Negation and related levels of defensive verbal behavior.
|dc.contributor.author||Hill, Warren Thomas||en_US|
|dc.description||Thesis (Ph.D.)--Boston University||en_US|
|dc.description.abstract||Modern psychoanalytic theory has been primarily concerned with ego functions. Negation is thought to be one of the most basic ego functions--if not the most basic ego function. Freud first introduced the concept in 1915 with his paper, "The Unconscious", and then further developed it in his paper entitled "Negation" in 1925. Jones and Spitz have both made recent theoretical contributions that serve to clarify and extend the meaning of the concept. Basically, negation, as a thought mechanism, serves adaptation by allowing a repressed or inhibited idea to enter consciousness to be used for consciously acceptable purposes, on the condition that the idea is consciously disbelieved. The mechanism of negation tends to allay the painful affect or anxiety that is connected with an unacceptable idea. [TRUNCATED]||en_US|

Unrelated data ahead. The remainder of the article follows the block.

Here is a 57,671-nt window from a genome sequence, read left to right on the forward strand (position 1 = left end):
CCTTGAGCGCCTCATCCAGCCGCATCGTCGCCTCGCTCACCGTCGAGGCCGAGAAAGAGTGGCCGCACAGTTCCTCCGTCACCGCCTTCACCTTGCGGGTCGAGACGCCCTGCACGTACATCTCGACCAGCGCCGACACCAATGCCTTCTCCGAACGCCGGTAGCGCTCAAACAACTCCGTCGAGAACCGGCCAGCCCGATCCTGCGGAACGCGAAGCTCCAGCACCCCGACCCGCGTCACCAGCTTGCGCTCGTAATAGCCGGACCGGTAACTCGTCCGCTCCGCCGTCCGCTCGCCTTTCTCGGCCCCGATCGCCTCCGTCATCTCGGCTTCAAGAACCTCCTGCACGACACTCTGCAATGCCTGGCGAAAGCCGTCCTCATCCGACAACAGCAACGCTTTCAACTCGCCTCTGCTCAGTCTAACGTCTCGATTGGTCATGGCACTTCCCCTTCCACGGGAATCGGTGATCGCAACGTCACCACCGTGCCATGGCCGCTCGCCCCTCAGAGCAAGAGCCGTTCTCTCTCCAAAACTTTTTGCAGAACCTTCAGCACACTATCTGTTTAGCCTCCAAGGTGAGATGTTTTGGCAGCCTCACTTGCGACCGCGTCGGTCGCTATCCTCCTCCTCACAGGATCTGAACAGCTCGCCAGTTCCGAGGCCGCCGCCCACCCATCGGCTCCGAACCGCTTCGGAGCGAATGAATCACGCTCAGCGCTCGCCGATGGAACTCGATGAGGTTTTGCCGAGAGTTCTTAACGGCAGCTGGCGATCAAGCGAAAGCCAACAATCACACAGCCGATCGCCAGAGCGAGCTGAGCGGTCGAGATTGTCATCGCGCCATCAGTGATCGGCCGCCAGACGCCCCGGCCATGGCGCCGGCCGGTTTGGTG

|dc.rights||Based on investigation of the BU Libraries' staff, this work is free of known copyright restrictions.||en_US|
|dc.title||Negation and related levels of defensive verbal behavior.||en_US|
|etd.degree.name||Doctor of Philosophy||en_US|
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